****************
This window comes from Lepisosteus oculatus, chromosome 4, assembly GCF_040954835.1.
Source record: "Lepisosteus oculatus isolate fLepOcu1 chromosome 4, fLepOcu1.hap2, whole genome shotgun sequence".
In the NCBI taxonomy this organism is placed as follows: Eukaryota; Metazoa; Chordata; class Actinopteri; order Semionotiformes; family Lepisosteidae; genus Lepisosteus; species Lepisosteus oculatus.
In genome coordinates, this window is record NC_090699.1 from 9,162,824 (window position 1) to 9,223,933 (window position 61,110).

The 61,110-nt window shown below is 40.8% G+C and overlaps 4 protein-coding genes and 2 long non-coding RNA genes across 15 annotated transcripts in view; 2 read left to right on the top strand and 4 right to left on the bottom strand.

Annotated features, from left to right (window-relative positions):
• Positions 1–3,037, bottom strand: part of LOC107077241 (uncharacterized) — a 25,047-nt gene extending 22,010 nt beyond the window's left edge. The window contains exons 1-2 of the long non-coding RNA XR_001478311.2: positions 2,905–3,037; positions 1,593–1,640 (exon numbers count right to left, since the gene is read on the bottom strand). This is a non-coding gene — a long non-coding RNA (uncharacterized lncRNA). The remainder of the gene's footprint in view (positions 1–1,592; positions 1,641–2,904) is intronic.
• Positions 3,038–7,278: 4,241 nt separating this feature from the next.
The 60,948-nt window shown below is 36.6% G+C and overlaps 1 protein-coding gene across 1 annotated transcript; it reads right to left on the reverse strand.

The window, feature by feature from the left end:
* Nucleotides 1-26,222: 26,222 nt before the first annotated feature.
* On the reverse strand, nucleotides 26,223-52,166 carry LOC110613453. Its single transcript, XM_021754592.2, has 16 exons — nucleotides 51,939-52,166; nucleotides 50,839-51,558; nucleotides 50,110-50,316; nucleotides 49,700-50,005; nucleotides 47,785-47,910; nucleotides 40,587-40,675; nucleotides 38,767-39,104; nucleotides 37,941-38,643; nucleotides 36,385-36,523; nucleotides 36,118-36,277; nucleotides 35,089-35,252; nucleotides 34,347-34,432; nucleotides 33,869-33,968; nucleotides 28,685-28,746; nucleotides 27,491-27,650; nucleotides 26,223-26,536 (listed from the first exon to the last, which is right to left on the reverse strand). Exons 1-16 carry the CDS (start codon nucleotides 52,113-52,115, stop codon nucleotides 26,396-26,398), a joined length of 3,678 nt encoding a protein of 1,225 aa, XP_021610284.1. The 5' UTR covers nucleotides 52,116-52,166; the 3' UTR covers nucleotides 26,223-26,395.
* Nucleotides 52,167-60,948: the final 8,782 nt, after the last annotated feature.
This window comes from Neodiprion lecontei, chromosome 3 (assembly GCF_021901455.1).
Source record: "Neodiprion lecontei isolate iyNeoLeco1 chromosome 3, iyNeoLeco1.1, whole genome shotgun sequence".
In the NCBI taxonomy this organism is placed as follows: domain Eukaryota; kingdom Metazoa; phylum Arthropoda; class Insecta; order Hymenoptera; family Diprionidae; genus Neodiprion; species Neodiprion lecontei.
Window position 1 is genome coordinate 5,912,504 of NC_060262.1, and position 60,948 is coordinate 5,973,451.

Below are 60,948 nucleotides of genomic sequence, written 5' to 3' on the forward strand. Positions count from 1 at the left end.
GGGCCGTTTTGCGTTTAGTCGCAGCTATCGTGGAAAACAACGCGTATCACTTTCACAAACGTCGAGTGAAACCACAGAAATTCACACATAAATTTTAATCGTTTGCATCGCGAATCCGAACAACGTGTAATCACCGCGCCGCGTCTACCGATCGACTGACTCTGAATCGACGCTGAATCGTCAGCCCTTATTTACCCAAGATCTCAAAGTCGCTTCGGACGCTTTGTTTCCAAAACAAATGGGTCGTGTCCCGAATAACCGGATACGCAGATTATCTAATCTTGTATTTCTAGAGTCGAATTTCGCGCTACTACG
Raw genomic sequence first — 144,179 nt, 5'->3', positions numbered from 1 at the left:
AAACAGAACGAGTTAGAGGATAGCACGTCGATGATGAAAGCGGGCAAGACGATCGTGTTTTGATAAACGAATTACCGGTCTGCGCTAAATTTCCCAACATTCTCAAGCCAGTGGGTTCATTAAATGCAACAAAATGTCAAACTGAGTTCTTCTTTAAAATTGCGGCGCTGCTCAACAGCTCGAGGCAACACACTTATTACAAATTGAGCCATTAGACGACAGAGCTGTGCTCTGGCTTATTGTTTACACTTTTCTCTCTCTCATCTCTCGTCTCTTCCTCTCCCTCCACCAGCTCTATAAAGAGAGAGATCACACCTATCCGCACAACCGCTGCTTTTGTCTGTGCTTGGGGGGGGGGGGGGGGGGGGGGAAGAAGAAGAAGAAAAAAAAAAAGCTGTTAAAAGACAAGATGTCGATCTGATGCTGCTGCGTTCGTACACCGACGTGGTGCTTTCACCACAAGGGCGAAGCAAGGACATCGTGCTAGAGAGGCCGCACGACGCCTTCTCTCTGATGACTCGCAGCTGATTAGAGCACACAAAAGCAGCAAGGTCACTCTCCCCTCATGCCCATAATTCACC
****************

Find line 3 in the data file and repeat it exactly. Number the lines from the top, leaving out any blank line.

In the NCBI taxonomy this organism is placed as follows: Eukaryota; Metazoa; Chordata; class Actinopteri; order Semionotiformes; family Lepisosteidae; genus Lepisosteus; species Lepisosteus oculatus.